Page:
More ships quit cruising

2020-10-12T17:46:18+00:00 October 12th, 2020|Ships|

India’s first dedicated cruise line is to cease operations.

Jalesh Cruises blamed the impact of the pandemic and uncertainty over when cruising would resume for its closure.

Jalesh had previously announced it would resume operations in November, 2020 after the Indian Government outlined plans to reduce restrictions and permit travel to resume. Citing mounting debts, the company has since announced it will halt operations.

The company’s creditors have arrested the company’s only ship, the 70,000 gt ‘Karnika’ (pictured).

Some 60 crew members were still believed stranded on the ship in Mumbai. Citing a delay in the court’s response to the problem, the company said in a statement, “Unfortunately, due to this delay, the crew on the ship are living in poor conditions with no fuel, power, etc. We are hoping to get the crew members signed off and relieve them so that they can go home, as soon as the legal formalities are completed.”

‘Karnika’ was built in 1990 and had operated as ‘Crown Princess’. Carnival Corp later transferred her to Australia where she sailed as the ’Pacific Jewel’ alongside her sister ship ‘Pacific Dawn’.

Meanwhile. Ocean Builders, a developer in Panama, has announced plans to acquire ‘Pacific Dawn’ and use her for floating accommodation off the Panamanian coast of Panama.

To be used as a residential ship, she will be renamed ‘Satoshi’ and will be used for residency, tourism, research, and office space. It will also provide an environment for budding entrepreneurs, the company said.

Elsewhere, TUI Group’s, Marella Cruises, has announced that the ‘Marella Dream’ will leave the company’s fleet.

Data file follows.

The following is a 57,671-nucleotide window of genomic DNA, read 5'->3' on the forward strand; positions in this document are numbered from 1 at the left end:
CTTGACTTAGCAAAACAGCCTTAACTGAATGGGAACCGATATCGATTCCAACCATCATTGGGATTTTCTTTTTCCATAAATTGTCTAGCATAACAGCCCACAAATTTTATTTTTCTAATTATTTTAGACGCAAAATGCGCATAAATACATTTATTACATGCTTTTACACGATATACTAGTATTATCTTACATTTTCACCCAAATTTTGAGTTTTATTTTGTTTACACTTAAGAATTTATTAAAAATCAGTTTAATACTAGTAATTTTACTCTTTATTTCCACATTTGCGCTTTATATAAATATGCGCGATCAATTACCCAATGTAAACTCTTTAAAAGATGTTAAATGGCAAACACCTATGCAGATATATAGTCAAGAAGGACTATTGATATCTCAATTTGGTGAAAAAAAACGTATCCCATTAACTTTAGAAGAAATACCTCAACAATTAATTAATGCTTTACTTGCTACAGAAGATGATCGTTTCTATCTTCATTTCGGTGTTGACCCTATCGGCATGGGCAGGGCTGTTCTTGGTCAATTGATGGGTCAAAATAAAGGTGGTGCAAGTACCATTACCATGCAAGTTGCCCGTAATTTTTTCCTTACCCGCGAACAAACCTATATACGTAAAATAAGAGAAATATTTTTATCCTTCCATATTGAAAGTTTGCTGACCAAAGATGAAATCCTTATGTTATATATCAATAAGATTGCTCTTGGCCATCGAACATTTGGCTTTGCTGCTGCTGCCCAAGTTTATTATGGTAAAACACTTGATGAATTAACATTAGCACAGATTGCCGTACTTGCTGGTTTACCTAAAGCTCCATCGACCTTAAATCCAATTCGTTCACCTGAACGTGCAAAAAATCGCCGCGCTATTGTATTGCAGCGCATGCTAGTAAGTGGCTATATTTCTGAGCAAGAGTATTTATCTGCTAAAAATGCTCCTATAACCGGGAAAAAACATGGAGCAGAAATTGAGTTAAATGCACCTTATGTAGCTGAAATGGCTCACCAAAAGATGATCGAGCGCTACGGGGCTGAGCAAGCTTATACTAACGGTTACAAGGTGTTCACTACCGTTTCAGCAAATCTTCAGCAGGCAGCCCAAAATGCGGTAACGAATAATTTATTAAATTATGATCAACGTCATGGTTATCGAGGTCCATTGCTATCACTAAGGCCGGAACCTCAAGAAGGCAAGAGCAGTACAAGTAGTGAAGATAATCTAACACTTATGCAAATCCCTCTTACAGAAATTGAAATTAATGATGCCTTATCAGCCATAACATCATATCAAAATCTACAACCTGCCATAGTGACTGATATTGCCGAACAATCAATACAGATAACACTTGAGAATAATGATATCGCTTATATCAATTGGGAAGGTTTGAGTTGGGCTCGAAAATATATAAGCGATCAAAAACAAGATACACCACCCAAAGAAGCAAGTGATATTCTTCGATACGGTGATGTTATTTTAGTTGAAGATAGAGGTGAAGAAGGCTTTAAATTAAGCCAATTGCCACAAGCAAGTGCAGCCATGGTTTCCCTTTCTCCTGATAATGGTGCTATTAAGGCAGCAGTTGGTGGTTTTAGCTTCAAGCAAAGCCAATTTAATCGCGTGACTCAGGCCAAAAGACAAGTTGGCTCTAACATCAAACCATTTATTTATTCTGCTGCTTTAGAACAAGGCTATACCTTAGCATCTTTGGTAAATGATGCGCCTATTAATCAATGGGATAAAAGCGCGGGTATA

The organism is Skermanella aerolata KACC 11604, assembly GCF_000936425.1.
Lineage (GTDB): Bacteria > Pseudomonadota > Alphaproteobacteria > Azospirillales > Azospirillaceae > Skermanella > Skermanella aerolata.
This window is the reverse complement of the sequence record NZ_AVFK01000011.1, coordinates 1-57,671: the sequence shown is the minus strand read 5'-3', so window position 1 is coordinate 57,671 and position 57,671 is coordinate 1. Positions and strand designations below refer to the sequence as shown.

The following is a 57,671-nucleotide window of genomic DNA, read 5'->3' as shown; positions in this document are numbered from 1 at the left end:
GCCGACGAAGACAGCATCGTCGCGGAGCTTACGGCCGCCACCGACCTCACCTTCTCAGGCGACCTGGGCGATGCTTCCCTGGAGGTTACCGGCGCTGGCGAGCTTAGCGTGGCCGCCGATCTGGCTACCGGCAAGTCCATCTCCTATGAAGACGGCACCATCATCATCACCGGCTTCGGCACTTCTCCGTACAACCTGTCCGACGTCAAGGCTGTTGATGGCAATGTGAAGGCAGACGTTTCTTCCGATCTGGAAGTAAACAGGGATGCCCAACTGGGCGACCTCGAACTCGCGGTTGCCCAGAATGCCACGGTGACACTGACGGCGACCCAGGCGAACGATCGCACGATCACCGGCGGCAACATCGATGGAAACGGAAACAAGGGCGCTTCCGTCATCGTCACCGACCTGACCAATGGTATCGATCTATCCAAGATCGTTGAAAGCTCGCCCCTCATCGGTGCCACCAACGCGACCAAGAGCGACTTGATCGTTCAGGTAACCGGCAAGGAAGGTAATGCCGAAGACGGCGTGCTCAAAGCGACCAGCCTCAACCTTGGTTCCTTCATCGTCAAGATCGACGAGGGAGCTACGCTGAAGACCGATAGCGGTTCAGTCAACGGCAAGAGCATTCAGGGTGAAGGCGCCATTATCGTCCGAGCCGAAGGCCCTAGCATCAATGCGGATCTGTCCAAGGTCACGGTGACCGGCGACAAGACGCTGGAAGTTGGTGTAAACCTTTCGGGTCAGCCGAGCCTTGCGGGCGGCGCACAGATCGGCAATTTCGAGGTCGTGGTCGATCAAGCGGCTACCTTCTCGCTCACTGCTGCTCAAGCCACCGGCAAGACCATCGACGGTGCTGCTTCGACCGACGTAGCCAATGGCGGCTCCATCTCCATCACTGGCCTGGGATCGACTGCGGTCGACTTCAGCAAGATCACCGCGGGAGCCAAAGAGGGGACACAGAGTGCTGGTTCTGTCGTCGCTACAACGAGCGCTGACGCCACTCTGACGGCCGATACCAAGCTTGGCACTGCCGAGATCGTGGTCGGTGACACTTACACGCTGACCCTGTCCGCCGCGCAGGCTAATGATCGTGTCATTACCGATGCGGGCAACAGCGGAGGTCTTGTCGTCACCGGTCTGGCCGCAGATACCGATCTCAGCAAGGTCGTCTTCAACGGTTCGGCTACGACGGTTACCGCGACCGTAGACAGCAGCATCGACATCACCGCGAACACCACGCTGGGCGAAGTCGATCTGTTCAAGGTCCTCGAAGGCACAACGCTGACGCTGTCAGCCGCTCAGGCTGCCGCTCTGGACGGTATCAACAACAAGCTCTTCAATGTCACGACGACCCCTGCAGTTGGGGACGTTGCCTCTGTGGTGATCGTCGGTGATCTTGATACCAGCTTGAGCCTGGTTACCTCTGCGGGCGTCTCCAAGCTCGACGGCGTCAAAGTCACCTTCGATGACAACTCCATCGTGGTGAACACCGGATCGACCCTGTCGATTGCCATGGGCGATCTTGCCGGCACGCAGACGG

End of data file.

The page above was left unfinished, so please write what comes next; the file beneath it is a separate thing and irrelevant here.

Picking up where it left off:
Built in 1986 as the ’Homeric’, the 54,700 gt cruise ship was the first to be built by the German shipyard Meyer Werft. As a result, the shipyard used the ship as a starting point to develop into one of the leading cruise shipbuilders.

‘Marella Dream’ is laid up in Croatia, but due to her age and size and lack of modern amenities, including balcony cabins, it is thought that she will be sold for scrap.

She is the second 1980s-vintage cruise ship that Marella has retired since the start of the pandemic, as in April, 2020, the company announced that it was accelerating the retirement of the 1984-built ’Marella Celebration’.

This vessel was sold during the summer and is laid up in Greece. It was thought that she is destined for Turkish scrapyards. In January, 2020, Marella had stated that the two ships would continue in service for up to five years before their retirement.

’Pacific Dawn’ mentioned above, was due to leave the the fleet in February next year. She was originally sold, together with the ’Pacific Aria’, to Cruise & Maritime Voyages (CMV), which is currently in administration.

Both ships were repositioned from Australia to an initial lay up in Manila. In August, the two ships moved to lay-up off Cyprus. That had led to speculation to their imminent sale or possible scrapping.

In addition, Fred. Olsen’s veterans ‘Black Watch’ and ‘Boudicca’ have been sold for further service in Turkey as accommodations ships.

They were thought sold to Miray International, which owns up-market accommodation and also has the former cruise vessel, ‘Gemini’.

By coincidence, the third sistership in the ‘Black Watch’ series, Phoenix Reisen’s ‘Albatros’, has also been withdrawn from service.

She has been sold to the Middle East-based Pick Albatros Group, which operates hotels and resorts.

‘Albatros’ will become a static hotel ship in the Red Sea.

Saga’s newbuilding cruise ship ‘Spirit of Adventure’ arrived at Tilbury on 11th October to join her sistership ‘Spirit of Discovery‘ in layup.